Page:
Telecommunication systems are vital to all of us around the world, though rarely do we look deeply into the vast amounts of valuable data being generated.
Comparing call length against sales success. Looking at call costs vs customer value. Or examining the most effective time to call prospects. Just a few examples that I’ve seen Splunk customers implement in tele-sales environments. The use-case for this telecommunication data reaches much further than just call centers though.
In this post we’ll examine data generated by Twilio, a service that allows you to bake voice and SMS capabilities into your apps.
But remember, Splunk is a machine data platform. If you’re not using Twilio, this data could be taken from any other voice or SMS management tool.
Plugging Twilio data into Splunk is super simple. The company offer a flexible API from which Splunk can poll data in real-time, or manually via CSV exports from their web interface.
The Twilio app for Splunk comes with prewritten Twilio API calls to collect the data if you want a little help getting started (disclosure: I developed it).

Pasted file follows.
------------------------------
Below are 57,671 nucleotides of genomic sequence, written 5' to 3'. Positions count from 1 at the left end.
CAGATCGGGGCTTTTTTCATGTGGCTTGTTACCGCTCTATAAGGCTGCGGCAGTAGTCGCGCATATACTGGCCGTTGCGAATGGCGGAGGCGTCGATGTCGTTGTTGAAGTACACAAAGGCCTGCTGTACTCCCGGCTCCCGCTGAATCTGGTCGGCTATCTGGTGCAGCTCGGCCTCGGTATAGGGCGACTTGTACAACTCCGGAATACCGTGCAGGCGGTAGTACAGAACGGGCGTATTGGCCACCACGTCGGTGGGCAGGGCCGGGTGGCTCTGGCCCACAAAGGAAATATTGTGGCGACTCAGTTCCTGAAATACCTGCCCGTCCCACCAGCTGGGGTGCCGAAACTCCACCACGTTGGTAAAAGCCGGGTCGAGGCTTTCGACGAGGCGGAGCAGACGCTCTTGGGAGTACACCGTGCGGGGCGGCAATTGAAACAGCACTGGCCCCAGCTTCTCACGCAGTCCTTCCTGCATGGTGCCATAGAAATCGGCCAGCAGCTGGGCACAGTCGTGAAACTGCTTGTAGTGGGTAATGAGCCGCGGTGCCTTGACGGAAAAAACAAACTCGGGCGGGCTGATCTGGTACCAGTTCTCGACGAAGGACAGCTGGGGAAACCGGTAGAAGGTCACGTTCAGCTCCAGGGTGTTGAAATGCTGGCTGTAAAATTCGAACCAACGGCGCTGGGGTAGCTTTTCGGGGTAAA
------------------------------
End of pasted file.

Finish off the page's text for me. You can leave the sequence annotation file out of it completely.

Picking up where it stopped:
Now that the messy, unstructured data has been indexed lets start making sense of it using Splunk searches.
Top 10 outbound call destinations:
Sid=”CA*” Direction=”outbound*” | top limit=10 To
Outbound call success:
Sid=”CA*” Direction=”outbound*” | stats count by Status
Average length of outbound calls:
Sid=”CA*” Direction=”outbound*” | eval DurationMins = round(Duration/60,2) | stats sum(DurationMins) AS TotalDuration count(Duration) as NumberOfCalls | eval AveCallLength = round(TotalDuration/NumberOfCalls,2) | fields AveCallLength
Last SMS received:
Sid=”SM*” Direction=”outbound*” Body!=”New Voicemail*” | head 1 | fields Body
Total number of SMS received:
Sid=”SM*” Direction=”inbound*” | stats count
And for the finance managers out there; how much are these guys spending?
Sid=”CA*” | eval Cost = Price*-1 | timechart sum(Cost) as Cost by PriceUnit
It becomes even more exciting as you plug more and more data into Splunk. Enriching call data with customer activity across your infrastructure – things like web or access logs – is a great example. When a customer calls a rep because they are having a problem, Splunk could immediately show the errors that customer encountered to the rep, as well as things like purchases, tweets, pages visited, and any other data that was linked to the customer.
Don’t have access to this type of data but want to explore? Most network providers give customers a monthly breakdown of their usage – data that is ripe for Splunking.